On July the 4th, 1919, a truly memorable and brutal heavyweight championship prize fight occurred in Toledo, Ohio. The reigning heavyweight king, Jess Willard, who had become known as “The Great White Hope” in the months leading up to his successful challenge of the controversial Jack Johnson, was to make his first defense against the much smaller Jack Dempsey. What followed was a performance by Dempsey that revolutionized professional boxing.
To think, Jess Willard was actually the betting favorite going into his bout with Jack Dempsey. Never had the bookies got it more utterly wrong. The fight, staged on July 4th, 1919, turned into one of the most savagely one-sided and brutal beatings ever seen in a prize ring. What was witnessed under the blistering Toledo sun was a style of fighting that, quite simply, didn’t exist before. “The Manassa Mauler,” Dempsey, revolutionized the sport of boxing with his all-out aggressive fighting approach.
Tearing at his opponent like a man possessed, Dempsey was frighteningly bewildering. Savage was the only word on many observers’ lips, as it was clear the “Noble Art” had changed dramatically. No longer would the bolt upright fashion of boxing – as used by defending champion Willard – where pugilists would “Settle it like men,” be the norm. Jack Dempsey had transformed everything. Boxing had truly entered the modern era.
Slight favorite Willard, at age 37, much the older man (Jack was only 24) had a hard time stopping himself from smiling during the pre-fight introductions. He had absolutely no idea of the pain and humiliation in store for him. Standing six foot, six inches tall, Jess, nicknamed “The Pottawatomie Giant,” figured the much smaller and lighter man in Dempsey, had no chance of hurting him – hence the pre-fight good mood. Willard had total belief he would soon be emerging victorious against his perceived over-matched challenger. The terrifying beating he was to have administered to him was as shocking to him as it was almost everyone else. Never before – or arguably since – has a man favoured to keep his heavyweight title been so brutally relieved of it.
The action started uneventfully. Jess came forward, while the fifty-plus pounds lighter Dempsey darted in and out – looking for openings. The 245-pound Willard used his strength to tie Dempsey up whenever he got close, whilst going on the offense only infrequently. But then, with 90 seconds gone, the raw power of Jack revealed itself. Fighting out of an advancing half-crouch, he suddenly exploded with both hands – dropping the champion with a vicious left. The crowd was electrified at the sight of the huge Willard being smashed violently to the canvas. But there was more carnage to come – much more.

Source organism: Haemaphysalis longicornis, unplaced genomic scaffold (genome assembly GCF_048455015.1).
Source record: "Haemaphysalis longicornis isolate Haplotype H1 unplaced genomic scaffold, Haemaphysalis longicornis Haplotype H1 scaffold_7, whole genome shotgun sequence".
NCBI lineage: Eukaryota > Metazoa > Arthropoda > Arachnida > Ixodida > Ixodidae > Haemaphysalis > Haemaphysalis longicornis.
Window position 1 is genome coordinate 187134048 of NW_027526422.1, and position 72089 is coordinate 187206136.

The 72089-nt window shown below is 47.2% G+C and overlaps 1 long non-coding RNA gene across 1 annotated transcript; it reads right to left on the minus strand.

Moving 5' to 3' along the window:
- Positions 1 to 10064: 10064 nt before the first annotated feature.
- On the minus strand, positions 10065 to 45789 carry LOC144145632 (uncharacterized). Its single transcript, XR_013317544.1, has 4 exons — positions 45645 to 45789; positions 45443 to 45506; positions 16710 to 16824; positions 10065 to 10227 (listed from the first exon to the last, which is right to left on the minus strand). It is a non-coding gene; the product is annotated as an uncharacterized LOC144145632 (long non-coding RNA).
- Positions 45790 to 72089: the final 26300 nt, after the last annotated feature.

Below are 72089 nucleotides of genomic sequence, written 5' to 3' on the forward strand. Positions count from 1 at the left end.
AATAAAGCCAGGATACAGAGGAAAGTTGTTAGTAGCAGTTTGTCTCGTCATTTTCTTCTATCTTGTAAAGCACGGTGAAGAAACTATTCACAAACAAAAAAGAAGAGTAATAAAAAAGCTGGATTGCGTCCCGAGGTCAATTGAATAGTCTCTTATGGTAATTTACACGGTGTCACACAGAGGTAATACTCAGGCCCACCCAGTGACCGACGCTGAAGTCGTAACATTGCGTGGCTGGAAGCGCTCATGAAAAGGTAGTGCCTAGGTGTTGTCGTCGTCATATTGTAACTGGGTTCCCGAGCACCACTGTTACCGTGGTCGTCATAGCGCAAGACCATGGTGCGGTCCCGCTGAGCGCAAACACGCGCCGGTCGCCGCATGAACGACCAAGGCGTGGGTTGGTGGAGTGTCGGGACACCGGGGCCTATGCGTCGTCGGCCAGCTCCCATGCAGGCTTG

With no neutral corner rule to obey back in 1919, Dempsey was free to hover over his man and pounce as soon as his gloves left the floor. Willard bravely attempted to resume fighting – while almost certainly separated from his senses – and Dempsey went back doing what he’d started. Chopping away with both fists, he soon had Jess down again. During this time the hulking Willard was pounded back onto the canvas for a third knockdown – and then a fourth! The fight had rapidly turned into a slaughter. Showing immense courage, Jess tried his best to hold on to his wrecking machine of an opponent. But it was no use – he was driven across the ring by the marauding challenger, before being sent to the canvas for a fifth time.
By now, completely helpless, Willard tried hoisting himself up with the ropes – simply to be blasted back down again when offering a semi-upright target. Then, mercifully, the bell rang. Jack Dempsey was the winner and new heavyweight king!
Or was he? Well, not quite yet. Erroneously thinking the fight was over – and therefore about to collect his winnings from the wager he had made earlier – when he’d predicted his winning in a single round – the dismayed Dempsey was informed that the bell had saved the champion. The fight was not finished yet. Somehow, the busted up Willard managed to make it through two more rounds. This despite the damage he’d sustained. Broken bones and teeth were aplenty, that’s for sure. Jess finally quit in his corner at the end of round three. Who could have possibly blamed him? And then Dempsey was officially crowned the new ruler.
Legendary status, and, in time – after at first having the ignominious label of draft dodger hurled at him – immense popularity were bestowed on the new champion throughout the coming years. In fact, next to Muhammad Ali, Rocky Marciano and Joe Louis, Jack Dempsey is more than likely THE most beloved heavyweight champion in history.
He and his savage style of fighting may have been ahead of their time, but the hearts of fight fans the world over soon warmed towards “The Manassa Mauler.”